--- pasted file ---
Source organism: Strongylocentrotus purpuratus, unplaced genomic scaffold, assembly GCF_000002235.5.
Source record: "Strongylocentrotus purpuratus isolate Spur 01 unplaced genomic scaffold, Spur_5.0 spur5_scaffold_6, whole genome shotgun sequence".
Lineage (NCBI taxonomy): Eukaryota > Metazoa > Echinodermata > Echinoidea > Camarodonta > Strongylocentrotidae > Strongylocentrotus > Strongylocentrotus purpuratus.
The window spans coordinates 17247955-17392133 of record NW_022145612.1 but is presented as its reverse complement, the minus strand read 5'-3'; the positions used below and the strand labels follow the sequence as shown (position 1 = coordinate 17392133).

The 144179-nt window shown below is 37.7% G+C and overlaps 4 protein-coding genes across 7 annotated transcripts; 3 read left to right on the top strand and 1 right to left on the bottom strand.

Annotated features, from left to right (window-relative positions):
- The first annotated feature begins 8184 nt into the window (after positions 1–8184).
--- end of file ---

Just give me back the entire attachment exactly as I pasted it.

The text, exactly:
Source organism: Strongylocentrotus purpuratus, unplaced genomic scaffold, assembly GCF_000002235.5.
Source record: "Strongylocentrotus purpuratus isolate Spur 01 unplaced genomic scaffold, Spur_5.0 spur5_scaffold_6, whole genome shotgun sequence".
Lineage (NCBI taxonomy): Eukaryota > Metazoa > Echinodermata > Echinoidea > Camarodonta > Strongylocentrotidae > Strongylocentrotus > Strongylocentrotus purpuratus.
The window spans coordinates 17247955-17392133 of record NW_022145612.1 but is presented as its reverse complement, the minus strand read 5'-3'; the positions used below and the strand labels follow the sequence as shown (position 1 = coordinate 17392133).

The 144179-nt window shown below is 37.7% G+C and overlaps 4 protein-coding genes across 7 annotated transcripts; 3 read left to right on the top strand and 1 right to left on the bottom strand.

Annotated features, from left to right (window-relative positions):
- The first annotated feature begins 8184 nt into the window (after positions 1–8184).